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Renewable Power Generation Costs in 2019

Die aktuellste Studie der IRENA zeigt auf, dass über die Hälfte des aus EE-Anlagen generierten Stroms, zu geringeren Kosten generiert werden kann, als bspw. Strom aus den neuesten Kohlekraftwerken. © IRENA 2020, IRENA (2020), Renewable Power Generation Costs in 2019, International Renewable Energy Agency, Abu Dhabi.


RENEWABLE POWER GENERATION COSTS 2019 RENEWABLE POWER GENERATION INCREASINGLY OUT-COMPETES FOSSIL FUELS Not only do costs continue to decline for solar and wind power technologies, but new projects are increasingly being commissioned at very low absolute cost levels. In 2019, 56% of all newly commissioned utility-scale renewable power generation capacity provided electricity at a lower cost than the cheapest new fossil fuel-fired option. Nine-tenths of the newly commissioned hydropower capacity in 2019 cost less than the cheapest new fossil fuel-fired option, as did three-quarters of onshore wind capacity and two-fifths of utility-scale solar PV. The latter value is remarkable considering that in 2010, solar PV electricity cost 7.6 times the cheapest fossil fuel-fired option. Overall, these projects will save consumers in non-OECD countries alone, USD 1 billion per year. Solar and wind cost reductions show no sign of abating, either. Data in the IRENA Auction and PPA Database indicate that solar PV projects that have won recent auction and power purchase agreements (PPAs) processes – and that will be commissioned in 2021 – could have an average price of just USD 0.039/kWh. This represents a 42% reduction compared to the global weighted-average LCOE of solar PV in 2019 and is more than one-fifth less than the cheapest fossil-fuel competitor, namely coal-fired plants. The auction and PPA data indicate the price of electricity from onshore wind could fall to USD 0.043/kWh by 2021, down 18% from 2019. Offshore wind and CSP projects, meanwhile, are set for a step change, with their global average auction prices set to fall 29% and 59% from 2019 values, respectively. With its longer lead times, offshore wind will fall to USD 0.082/kWh in 2023, while CSP will fall to USD 0.075/kWh in 2021. Figure ES.2 Global weighted average LCOE and Auction/PPA prices for CSP, onshore and offshore wind, and solar PV, 2010 to 2023 Solar photovoltaic Concentrating solar power Onshore wind Offshore wind 0.4 0.378 0.3 0.346 0.259 2019 USD/kW 0.2 0.1 0.0 0.039 2010 2011 2012 2013 2014 2015 2016 2017 2018 2019 2020 2021 0.182 0.075 2010 2011 2012 2013 2014 2015 2016 2017 2018 2019 2020 2021 0.086 0.043 0.161 0.082 Fossil fuel cost range 2010 2011 2012 2013 2014 2015 2016 2017 2018 2019 2020 2021 2010 2011 2012 2013 2014 2015 2016 2017 2018 2019 2020 2021 2022 2023 Auction database LCOE database Note: For CSP, the dashed blue bar in 2019 shows the weighted average value including projects in Israel. Note: The thick lines are the global weighted average LCOE, or auction values, by year. The grey bands that vary by year are cost/price range for the 5th and 95th percentiles of projects.. For the LCOE data, the real WACC is 7.5% for OECD countries and China, and 10% for the rest of the world. The band that crosses the entire chart represents the fossil fuel-fired power generation cost range. 14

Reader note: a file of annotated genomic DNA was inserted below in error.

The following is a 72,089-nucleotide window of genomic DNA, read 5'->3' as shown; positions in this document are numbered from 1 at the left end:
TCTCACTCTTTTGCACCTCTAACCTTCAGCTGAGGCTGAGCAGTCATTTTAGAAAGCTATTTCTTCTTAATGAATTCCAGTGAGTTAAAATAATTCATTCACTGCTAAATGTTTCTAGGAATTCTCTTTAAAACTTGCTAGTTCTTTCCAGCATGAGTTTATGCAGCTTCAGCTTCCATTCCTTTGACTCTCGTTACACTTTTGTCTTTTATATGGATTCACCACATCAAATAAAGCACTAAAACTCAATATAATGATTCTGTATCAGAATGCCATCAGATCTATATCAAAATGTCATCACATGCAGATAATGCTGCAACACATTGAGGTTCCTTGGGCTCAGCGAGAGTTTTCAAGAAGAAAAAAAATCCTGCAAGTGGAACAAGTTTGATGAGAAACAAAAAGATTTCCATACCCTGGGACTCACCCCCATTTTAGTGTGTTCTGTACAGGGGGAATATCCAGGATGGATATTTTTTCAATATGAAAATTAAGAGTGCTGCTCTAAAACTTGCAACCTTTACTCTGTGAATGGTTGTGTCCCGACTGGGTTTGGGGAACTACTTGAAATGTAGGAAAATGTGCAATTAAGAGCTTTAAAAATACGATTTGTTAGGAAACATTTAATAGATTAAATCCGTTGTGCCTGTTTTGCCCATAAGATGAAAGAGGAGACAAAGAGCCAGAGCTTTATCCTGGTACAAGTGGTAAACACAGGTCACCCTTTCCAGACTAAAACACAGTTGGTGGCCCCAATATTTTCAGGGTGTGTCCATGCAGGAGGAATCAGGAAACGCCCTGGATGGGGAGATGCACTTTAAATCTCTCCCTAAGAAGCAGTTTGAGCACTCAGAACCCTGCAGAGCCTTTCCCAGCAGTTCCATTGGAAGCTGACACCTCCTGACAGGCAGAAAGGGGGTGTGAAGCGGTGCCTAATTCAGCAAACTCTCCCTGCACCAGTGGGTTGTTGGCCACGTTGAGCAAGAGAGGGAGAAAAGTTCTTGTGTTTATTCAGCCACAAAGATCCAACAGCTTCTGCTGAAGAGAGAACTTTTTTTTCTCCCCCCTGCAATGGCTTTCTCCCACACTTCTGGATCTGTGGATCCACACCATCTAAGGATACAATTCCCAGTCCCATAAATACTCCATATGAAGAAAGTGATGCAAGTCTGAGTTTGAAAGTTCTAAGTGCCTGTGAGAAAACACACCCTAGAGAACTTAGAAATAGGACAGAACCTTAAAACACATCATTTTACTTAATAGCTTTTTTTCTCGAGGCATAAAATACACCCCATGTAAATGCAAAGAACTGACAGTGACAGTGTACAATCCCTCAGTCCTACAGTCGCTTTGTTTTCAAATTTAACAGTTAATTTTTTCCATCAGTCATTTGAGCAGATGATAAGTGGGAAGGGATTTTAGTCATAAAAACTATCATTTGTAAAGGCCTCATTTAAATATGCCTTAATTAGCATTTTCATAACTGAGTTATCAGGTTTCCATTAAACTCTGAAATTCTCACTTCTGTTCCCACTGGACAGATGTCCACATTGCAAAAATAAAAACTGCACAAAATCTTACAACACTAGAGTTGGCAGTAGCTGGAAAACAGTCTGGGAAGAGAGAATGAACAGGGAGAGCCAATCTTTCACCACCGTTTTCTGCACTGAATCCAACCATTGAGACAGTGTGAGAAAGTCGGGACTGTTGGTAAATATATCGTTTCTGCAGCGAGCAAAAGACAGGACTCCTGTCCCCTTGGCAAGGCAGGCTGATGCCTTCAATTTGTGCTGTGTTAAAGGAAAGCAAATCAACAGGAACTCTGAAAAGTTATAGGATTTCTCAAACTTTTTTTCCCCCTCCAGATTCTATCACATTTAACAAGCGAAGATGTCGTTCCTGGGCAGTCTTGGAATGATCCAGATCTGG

EXECUTIVE SUMMARY With the global weighted-average LCOE of utility-scale solar PV and onshore wind potentially set to fall to USD 0.039/kWh and USD 0.043/kWh in 2021, new renewable power projects are cheaper than the marginal operating costs of an increasing number of existing coal-fired power plants, raising the risk of a growing number of stranded assets. Comparing these electricity costs to analysis by Carbon Tracker (Carbon Tracker, 2018) of the operating costs of over 2 000 GW of coal-fired power plants suggests 1 200 GW of coal-fired power plants may have higher operating costs than the average price of new utility-scale solar PV in 2021, while for the slightly higher average electricity price for onshore wind, it would be 850 GW of coal capacity. Retiring the least competitive 500 GW of existing coal-fired plants and replacing them with solar PV and onshore wind would reduce system generation costs – and potentially also the costs passed on to consumers – by between USD 12 billion and USD 23 billion per year, depending on the evolution of coal prices and coal-fired power capacity factors in 2021. Retiring 500 GW of the least competitive existing coal-fired power plants would reduce coal generation by around 2 170 terawatt hours (TWh), reducing carbon dioxide emissions by 1.8 gigatonnes (Gt) of carbon dioxide (CO 2 ) (5% of global CO 2 emissions in 2019). The 500 GW coal replacement would yield a stimulus worth USD 940 billion over and above the past year’s solar PV and onshore wind deployment, or around 1% of global GDP. 5 Solar and wind power have achieved impressive “learning rates” since 2010. Steadily rising deployment, technological refinements and growing developer and country experience have seen higher capacity factors and lower total installed costs over time. 6 For the period 2010 to 2019, the LCOE learning rate was 36% for solar PV, 23% for CSP and onshore wind, and 10% for offshore wind. Extending the period examined for CSP, onshore wind and utility-scale solar PV out to 2021, by including the global weighted-average electricity prices from the IRENA Auction and PPA Database, sees the learning rate for utility-scale solar PV increase to 40% for the period 2010-2021. Over the same period, the CSP learning rate increases significantly to 38% and that of onshore wind to 29%. These learning rates represent quite remarkable rates of deflation for wind and solar power technologies, unrivalled by anything in our household budgets. The same amount of money invested in renewable power today produces far more new capacity than it would have a decade ago. Renewable power generation capacity commissioned in 2010 – totalling 88 GW for the year worldwide – represented combined investments worth USD 210 billion in 2019 US dollars. Twice as much was commissioned in 2019 for USD 253 billion – only around one-fifth more in terms of investment value. COST TRENDS BY TECHNOLOGY Utility-scale solar PV's global weighted-average LCOE fell by a precipitous 82% between 2010 and 2019, from a value of USD 0.378/kWh in 2010 to USD 0.068/kWh in 2019. This decline in LCOE was driven by the 90% reduction in module prices between 2010 and 2019, which with declining balance-of-system (BoS) costs saw the global weighted-average total installed cost fall by 79% over the same period. The global weighted-average total installed cost of projects commissioned in 2019 fell below the USD 1 000/kW mark for the first time, to just USD 995/kW, 18% lower than in 2018. India leads the world, in having the lowest weighted-average total installed costs of USD 618/kW in 2019. Competitive cost structures are not confined to established markets anymore, however. Market growth in Ukraine and Viet Nam, for example, shows how PV continues to become a cost competitive technology choice in a growing number of settings. The weighted-average total installed cost in Ukraine in 2019 was USD 874/kW, while it was USD 1 054/kW in Viet Nam. Significant country cost differences persist, however, and many markets could create significant cost reduction opportunities by moving to best practice cost structures. 5 The calculation includes USD 0.005/kWh for integrating this additional variable power generation. The GDP stimulus is based on a contraction of global GDP in 2020 limited to 5%. 6 The “learning rate” is the percentage reduction in costs that is achieved for every doubling of cumulative installed capacity. 15